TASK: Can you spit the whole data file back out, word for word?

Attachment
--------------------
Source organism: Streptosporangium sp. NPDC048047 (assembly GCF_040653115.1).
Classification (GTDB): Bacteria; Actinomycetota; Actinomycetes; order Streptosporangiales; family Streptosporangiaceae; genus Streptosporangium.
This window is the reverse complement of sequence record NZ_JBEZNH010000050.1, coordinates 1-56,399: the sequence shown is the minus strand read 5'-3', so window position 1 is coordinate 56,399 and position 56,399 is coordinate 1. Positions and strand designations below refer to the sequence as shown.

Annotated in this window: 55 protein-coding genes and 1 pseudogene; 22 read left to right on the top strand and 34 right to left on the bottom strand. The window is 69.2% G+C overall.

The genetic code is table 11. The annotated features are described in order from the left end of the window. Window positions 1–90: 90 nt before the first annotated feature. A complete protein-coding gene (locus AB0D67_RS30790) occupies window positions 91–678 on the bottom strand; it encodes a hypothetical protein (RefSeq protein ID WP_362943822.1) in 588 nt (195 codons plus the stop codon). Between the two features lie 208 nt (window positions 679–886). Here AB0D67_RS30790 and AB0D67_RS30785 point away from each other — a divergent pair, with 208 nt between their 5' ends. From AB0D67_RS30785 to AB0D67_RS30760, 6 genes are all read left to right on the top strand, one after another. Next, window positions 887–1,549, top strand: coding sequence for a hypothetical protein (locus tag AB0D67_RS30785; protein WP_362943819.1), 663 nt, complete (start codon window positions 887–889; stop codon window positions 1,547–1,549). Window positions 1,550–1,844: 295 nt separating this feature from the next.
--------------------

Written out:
Source organism: Streptosporangium sp. NPDC048047 (assembly GCF_040653115.1).
Classification (GTDB): Bacteria; Actinomycetota; Actinomycetes; order Streptosporangiales; family Streptosporangiaceae; genus Streptosporangium.
This window is the reverse complement of sequence record NZ_JBEZNH010000050.1, coordinates 1-56,399: the sequence shown is the minus strand read 5'-3', so window position 1 is coordinate 56,399 and position 56,399 is coordinate 1. Positions and strand designations below refer to the sequence as shown.

Annotated in this window: 55 protein-coding genes and 1 pseudogene; 22 read left to right on the top strand and 34 right to left on the bottom strand. The window is 69.2% G+C overall.

The genetic code is table 11. The annotated features are described in order from the left end of the window. Window positions 1–90: 90 nt before the first annotated feature. A complete protein-coding gene (locus AB0D67_RS30790) occupies window positions 91–678 on the bottom strand; it encodes a hypothetical protein (RefSeq protein ID WP_362943822.1) in 588 nt (195 codons plus the stop codon). Between the two features lie 208 nt (window positions 679–886). Here AB0D67_RS30790 and AB0D67_RS30785 point away from each other — a divergent pair, with 208 nt between their 5' ends. From AB0D67_RS30785 to AB0D67_RS30760, 6 genes are all read left to right on the top strand, one after another. Next, window positions 887–1,549, top strand: coding sequence for a hypothetical protein (locus tag AB0D67_RS30785; protein WP_362943819.1), 663 nt, complete (start codon window positions 887–889; stop codon window positions 1,547–1,549). Window positions 1,550–1,844: 295 nt separating this feature from the next.